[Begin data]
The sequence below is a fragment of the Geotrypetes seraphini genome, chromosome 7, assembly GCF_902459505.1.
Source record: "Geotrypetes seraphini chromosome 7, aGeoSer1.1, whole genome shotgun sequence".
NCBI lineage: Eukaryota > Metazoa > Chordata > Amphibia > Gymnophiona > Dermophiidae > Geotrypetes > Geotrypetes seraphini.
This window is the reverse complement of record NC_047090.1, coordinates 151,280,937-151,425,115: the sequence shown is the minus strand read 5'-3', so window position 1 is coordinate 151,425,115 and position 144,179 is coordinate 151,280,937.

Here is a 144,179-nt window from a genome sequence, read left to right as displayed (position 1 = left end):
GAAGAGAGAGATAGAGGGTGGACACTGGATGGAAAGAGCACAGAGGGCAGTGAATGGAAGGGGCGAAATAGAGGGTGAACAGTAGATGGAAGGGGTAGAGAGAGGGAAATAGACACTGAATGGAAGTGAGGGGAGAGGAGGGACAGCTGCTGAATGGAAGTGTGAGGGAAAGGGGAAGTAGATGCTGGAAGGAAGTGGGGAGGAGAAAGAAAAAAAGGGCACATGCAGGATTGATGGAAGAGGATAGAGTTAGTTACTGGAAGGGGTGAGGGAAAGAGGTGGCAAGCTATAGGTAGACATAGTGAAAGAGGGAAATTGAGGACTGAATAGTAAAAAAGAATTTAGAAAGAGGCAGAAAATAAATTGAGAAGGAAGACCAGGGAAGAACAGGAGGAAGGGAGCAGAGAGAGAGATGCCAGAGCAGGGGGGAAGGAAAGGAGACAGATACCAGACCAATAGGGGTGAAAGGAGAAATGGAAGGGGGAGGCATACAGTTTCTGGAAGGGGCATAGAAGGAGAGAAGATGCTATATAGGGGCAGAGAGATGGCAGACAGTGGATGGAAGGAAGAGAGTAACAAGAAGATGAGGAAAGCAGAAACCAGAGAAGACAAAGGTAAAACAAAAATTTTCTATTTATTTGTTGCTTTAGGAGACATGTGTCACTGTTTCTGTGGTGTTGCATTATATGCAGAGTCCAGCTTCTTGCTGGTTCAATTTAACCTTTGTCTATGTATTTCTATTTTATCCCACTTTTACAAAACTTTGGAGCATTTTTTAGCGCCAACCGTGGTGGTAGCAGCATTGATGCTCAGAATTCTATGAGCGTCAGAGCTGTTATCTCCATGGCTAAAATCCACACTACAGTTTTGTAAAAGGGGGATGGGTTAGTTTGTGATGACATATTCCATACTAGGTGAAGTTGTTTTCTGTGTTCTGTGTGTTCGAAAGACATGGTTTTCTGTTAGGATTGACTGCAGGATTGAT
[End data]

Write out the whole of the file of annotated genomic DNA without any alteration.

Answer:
The sequence below is a fragment of the Geotrypetes seraphini genome, chromosome 7, assembly GCF_902459505.1.
Source record: "Geotrypetes seraphini chromosome 7, aGeoSer1.1, whole genome shotgun sequence".
NCBI lineage: Eukaryota > Metazoa > Chordata > Amphibia > Gymnophiona > Dermophiidae > Geotrypetes > Geotrypetes seraphini.
This window is the reverse complement of record NC_047090.1, coordinates 151,280,937-151,425,115: the sequence shown is the minus strand read 5'-3', so window position 1 is coordinate 151,425,115 and position 144,179 is coordinate 151,280,937.

Here is a 144,179-nt window from a genome sequence, read left to right as displayed (position 1 = left end):
GAAGAGAGAGATAGAGGGTGGACACTGGATGGAAAGAGCACAGAGGGCAGTGAATGGAAGGGGCGAAATAGAGGGTGAACAGTAGATGGAAGGGGTAGAGAGAGGGAAATAGACACTGAATGGAAGTGAGGGGAGAGGAGGGACAGCTGCTGAATGGAAGTGTGAGGGAAAGGGGAAGTAGATGCTGGAAGGAAGTGGGGAGGAGAAAGAAAAAAAGGGCACATGCAGGATTGATGGAAGAGGATAGAGTTAGTTACTGGAAGGGGTGAGGGAAAGAGGTGGCAAGCTATAGGTAGACATAGTGAAAGAGGGAAATTGAGGACTGAATAGTAAAAAAGAATTTAGAAAGAGGCAGAAAATAAATTGAGAAGGAAGACCAGGGAAGAACAGGAGGAAGGGAGCAGAGAGAGAGATGCCAGAGCAGGGGGGAAGGAAAGGAGACAGATACCAGACCAATAGGGGTGAAAGGAGAAATGGAAGGGGGAGGCATACAGTTTCTGGAAGGGGCATAGAAGGAGAGAAGATGCTATATAGGGGCAGAGAGATGGCAGACAGTGGATGGAAGGAAGAGAGTAACAAGAAGATGAGGAAAGCAGAAACCAGAGAAGACAAAGGTAAAACAAAAATTTTCTATTTATTTGTTGCTTTAGGAGACATGTGTCACTGTTTCTGTGGTGTTGCATTATATGCAGAGTCCAGCTTCTTGCTGGTTCAATTTAACCTTTGTCTATGTATTTCTATTTTATCCCACTTTTACAAAACTTTGGAGCATTTTTTAGCGCCAACCGTGGTGGTAGCAGCATTGATGCTCAGAATTCTATGAGCGTCAGAGCTGTTATCTCCATGGCTAAAATCCACACTACAGTTTTGTAAAAGGGGGATGGGTTAGTTTGTGATGACATATTCCATACTAGGTGAAGTTGTTTTCTGTGTTCTGTGTGTTCGAAAGACATGGTTTTCTGTTAGGATTGACTGCAGGATTGAT